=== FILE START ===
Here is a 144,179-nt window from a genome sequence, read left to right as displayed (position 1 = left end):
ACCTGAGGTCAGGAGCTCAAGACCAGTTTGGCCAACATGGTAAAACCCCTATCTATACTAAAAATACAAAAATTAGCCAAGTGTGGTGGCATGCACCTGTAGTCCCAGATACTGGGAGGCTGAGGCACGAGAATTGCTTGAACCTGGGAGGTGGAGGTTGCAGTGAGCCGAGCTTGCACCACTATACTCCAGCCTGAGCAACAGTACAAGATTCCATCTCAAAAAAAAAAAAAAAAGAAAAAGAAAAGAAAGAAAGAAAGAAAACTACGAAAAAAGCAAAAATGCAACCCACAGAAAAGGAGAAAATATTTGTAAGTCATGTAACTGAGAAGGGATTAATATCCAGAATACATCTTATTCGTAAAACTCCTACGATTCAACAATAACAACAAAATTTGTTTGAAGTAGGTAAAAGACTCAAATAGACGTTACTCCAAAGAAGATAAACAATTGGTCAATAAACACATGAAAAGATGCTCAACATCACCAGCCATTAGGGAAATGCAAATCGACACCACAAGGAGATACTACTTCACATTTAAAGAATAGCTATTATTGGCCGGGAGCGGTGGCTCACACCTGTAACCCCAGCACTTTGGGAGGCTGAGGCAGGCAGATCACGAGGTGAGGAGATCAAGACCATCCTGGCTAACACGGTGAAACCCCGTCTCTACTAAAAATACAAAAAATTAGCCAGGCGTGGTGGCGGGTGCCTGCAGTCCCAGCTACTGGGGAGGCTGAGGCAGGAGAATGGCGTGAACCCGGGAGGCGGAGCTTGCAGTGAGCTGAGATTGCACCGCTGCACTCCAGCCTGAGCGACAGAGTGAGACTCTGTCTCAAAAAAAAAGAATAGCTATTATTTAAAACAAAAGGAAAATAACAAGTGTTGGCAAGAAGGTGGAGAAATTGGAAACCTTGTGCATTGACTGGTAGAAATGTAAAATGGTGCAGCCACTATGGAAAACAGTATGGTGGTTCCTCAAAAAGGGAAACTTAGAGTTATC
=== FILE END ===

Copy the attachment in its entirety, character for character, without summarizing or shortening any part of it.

Here is a 144,179-nt window from a genome sequence, read left to right as displayed (position 1 = left end):
ACCTGAGGTCAGGAGCTCAAGACCAGTTTGGCCAACATGGTAAAACCCCTATCTATACTAAAAATACAAAAATTAGCCAAGTGTGGTGGCATGCACCTGTAGTCCCAGATACTGGGAGGCTGAGGCACGAGAATTGCTTGAACCTGGGAGGTGGAGGTTGCAGTGAGCCGAGCTTGCACCACTATACTCCAGCCTGAGCAACAGTACAAGATTCCATCTCAAAAAAAAAAAAAAAAGAAAAAGAAAAGAAAGAAAGAAAGAAAACTACGAAAAAAGCAAAAATGCAACCCACAGAAAAGGAGAAAATATTTGTAAGTCATGTAACTGAGAAGGGATTAATATCCAGAATACATCTTATTCGTAAAACTCCTACGATTCAACAATAACAACAAAATTTGTTTGAAGTAGGTAAAAGACTCAAATAGACGTTACTCCAAAGAAGATAAACAATTGGTCAATAAACACATGAAAAGATGCTCAACATCACCAGCCATTAGGGAAATGCAAATCGACACCACAAGGAGATACTACTTCACATTTAAAGAATAGCTATTATTGGCCGGGAGCGGTGGCTCACACCTGTAACCCCAGCACTTTGGGAGGCTGAGGCAGGCAGATCACGAGGTGAGGAGATCAAGACCATCCTGGCTAACACGGTGAAACCCCGTCTCTACTAAAAATACAAAAAATTAGCCAGGCGTGGTGGCGGGTGCCTGCAGTCCCAGCTACTGGGGAGGCTGAGGCAGGAGAATGGCGTGAACCCGGGAGGCGGAGCTTGCAGTGAGCTGAGATTGCACCGCTGCACTCCAGCCTGAGCGACAGAGTGAGACTCTGTCTCAAAAAAAAAGAATAGCTATTATTTAAAACAAAAGGAAAATAACAAGTGTTGGCAAGAAGGTGGAGAAATTGGAAACCTTGTGCATTGACTGGTAGAAATGTAAAATGGTGCAGCCACTATGGAAAACAGTATGGTGGTTCCTCAAAAAGGGAAACTTAGAGTTATC